Drive modes in the winter
Mind your drive modes. Most electric vehicles have Eco, Comfort/Normal and Sport drive modes, and more than likely, for a consistently balanced throttle response, most people will keep it in Comfort/Normal.
If you’re considering trying out the other modes in the winter, note that using Eco decreases throttle response. This risks not enough forward force from a stop to get you in motion quickly. On the flip side, the drawback of Sport is that you’ll risk too much acceleration and a possible loss of control with the increased power bump.
Door handles on modern EVs
An increasing crop of modern EVs have door handles that pop out from the body, which means it’s a moving part with a motor, which also means it can freeze shut. The worst thing you can do to try to thaw that frozen door handle is pour boiling hot water on it — the drastic temperature change can cause the part to crack or break.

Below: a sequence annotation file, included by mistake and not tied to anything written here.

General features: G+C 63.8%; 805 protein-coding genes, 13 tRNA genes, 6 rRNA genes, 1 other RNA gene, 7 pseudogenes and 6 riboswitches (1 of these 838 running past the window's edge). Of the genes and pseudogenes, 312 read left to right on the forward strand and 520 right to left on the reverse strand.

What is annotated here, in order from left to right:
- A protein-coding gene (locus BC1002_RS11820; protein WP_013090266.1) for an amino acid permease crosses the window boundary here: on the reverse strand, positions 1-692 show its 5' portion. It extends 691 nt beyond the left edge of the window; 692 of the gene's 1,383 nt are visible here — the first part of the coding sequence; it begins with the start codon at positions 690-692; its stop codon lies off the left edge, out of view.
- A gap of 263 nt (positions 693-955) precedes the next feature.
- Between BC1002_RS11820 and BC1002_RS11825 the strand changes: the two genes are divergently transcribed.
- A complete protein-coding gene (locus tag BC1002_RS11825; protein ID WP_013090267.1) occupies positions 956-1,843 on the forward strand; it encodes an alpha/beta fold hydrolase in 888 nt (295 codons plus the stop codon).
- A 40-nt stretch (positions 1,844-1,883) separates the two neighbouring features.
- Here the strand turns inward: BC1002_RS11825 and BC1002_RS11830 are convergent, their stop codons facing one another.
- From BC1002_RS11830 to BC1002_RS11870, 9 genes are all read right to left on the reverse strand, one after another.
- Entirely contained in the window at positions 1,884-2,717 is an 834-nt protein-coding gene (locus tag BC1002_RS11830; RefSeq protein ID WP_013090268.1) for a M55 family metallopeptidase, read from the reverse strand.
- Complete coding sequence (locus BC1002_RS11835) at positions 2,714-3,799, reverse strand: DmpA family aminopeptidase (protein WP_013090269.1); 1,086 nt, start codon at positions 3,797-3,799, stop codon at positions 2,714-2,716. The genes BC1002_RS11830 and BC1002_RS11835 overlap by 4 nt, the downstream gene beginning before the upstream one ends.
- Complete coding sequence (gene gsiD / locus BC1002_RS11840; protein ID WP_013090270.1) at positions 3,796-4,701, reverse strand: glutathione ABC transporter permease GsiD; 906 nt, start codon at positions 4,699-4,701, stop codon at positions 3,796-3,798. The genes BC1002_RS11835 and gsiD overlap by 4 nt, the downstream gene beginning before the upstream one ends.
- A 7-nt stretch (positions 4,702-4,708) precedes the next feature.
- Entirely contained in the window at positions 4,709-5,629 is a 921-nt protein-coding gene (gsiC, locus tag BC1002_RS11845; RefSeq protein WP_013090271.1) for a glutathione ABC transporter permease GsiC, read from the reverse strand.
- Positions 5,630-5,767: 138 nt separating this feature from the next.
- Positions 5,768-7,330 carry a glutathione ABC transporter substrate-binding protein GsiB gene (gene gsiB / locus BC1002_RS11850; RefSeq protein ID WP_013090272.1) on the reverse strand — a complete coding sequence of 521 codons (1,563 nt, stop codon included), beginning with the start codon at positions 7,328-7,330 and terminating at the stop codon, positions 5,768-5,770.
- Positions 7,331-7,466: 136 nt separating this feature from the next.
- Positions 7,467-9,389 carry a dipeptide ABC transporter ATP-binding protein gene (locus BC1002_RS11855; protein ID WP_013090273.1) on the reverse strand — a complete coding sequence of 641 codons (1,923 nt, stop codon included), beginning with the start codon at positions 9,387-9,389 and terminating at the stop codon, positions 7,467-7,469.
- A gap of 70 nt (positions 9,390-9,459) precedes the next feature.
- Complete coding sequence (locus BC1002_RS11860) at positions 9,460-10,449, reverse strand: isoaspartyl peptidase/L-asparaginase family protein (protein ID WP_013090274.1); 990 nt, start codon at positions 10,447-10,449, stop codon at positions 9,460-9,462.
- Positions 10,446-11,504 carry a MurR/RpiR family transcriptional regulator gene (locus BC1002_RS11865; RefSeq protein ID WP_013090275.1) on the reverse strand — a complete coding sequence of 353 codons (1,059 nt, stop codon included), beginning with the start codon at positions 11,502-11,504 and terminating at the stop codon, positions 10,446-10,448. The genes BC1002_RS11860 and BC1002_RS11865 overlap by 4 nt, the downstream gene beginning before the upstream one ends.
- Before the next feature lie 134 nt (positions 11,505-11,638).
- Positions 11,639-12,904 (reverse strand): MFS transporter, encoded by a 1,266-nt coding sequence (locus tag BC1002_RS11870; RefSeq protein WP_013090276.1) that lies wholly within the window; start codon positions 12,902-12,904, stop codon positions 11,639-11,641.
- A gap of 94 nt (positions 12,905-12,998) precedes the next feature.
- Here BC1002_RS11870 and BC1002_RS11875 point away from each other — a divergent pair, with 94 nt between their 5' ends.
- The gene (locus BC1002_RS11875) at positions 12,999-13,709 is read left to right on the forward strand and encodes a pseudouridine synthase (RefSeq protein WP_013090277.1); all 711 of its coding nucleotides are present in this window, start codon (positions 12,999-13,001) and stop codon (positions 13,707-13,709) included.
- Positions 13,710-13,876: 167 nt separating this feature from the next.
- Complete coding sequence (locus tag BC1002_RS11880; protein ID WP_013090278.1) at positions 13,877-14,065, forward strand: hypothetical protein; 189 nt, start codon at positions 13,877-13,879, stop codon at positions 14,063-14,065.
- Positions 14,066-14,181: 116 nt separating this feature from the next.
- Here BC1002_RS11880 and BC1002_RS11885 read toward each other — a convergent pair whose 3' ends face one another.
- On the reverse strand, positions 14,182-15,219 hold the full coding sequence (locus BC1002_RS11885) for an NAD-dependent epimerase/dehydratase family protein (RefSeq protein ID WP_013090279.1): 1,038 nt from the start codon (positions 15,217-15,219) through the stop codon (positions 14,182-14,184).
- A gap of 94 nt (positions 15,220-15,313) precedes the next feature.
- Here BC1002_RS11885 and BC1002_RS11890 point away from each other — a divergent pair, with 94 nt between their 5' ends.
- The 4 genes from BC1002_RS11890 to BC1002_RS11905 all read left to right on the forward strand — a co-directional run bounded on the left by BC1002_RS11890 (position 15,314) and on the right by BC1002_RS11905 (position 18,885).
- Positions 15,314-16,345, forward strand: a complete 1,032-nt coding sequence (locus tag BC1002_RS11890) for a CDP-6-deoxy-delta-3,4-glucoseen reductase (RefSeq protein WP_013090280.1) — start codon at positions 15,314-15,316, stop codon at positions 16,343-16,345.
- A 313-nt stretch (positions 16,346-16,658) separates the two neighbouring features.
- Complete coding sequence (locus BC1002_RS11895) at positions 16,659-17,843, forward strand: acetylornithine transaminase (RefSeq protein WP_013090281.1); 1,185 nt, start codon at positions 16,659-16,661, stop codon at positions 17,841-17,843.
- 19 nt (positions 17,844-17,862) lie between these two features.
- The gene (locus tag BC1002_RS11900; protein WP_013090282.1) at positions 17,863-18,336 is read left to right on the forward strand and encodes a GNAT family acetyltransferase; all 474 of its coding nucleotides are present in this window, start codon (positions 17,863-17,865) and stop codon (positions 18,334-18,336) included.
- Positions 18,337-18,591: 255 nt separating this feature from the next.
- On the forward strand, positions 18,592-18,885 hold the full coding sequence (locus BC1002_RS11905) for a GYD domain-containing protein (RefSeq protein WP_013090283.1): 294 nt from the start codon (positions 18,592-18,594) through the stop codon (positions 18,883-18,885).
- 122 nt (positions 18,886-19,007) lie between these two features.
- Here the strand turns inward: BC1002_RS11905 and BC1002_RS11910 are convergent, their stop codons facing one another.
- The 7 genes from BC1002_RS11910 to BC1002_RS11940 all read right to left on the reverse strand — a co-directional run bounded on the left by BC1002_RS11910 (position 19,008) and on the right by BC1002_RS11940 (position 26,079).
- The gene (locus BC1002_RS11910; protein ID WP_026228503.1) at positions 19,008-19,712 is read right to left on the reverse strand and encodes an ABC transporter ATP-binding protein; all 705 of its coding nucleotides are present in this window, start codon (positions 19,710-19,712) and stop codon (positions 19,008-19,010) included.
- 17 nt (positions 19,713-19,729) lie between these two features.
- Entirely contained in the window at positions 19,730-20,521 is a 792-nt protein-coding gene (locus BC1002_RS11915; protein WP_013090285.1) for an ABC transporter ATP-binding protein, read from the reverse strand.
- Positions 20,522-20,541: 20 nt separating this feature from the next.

Instead, try gently tapping around the handle to loosen any ice, which will usually do the trick. If it’s still frozen, slowly pour warm water over the handle.
There’s no rear wiper!
Specifically referencing the South Korean EV triplets — Kia EV6, Hyundai Ioniq 5 and Genesis GV60, there’s (quite puzzlingly) no rear wiper, meaning a chance of reduced rear visibility. The 2004 Honda Accord coupe I own is also sans rear wiper so I apply a water-repellent solution to it weekly to increase what I see out my back window. The same should be done here, for the same reasons.
Charging an EV in the winter
When you’re charging your EV, make sure there’s no ice or snow around the connectors. Also, be aware that temperatures below freezing can result in slower charging times (as Toyota recently noted about the BZ4X) as EV batteries are optimized to charge in warmer weather.
Yes, parking indoors can help keep the car warm but if you’re using an outdoor public charging station while on-route, you may have to plan on waiting a bit longer for your charge.
Got any tips or tricks for winter EV driving? Let us know in the comments!
Check out the latest Genesis GV60 model.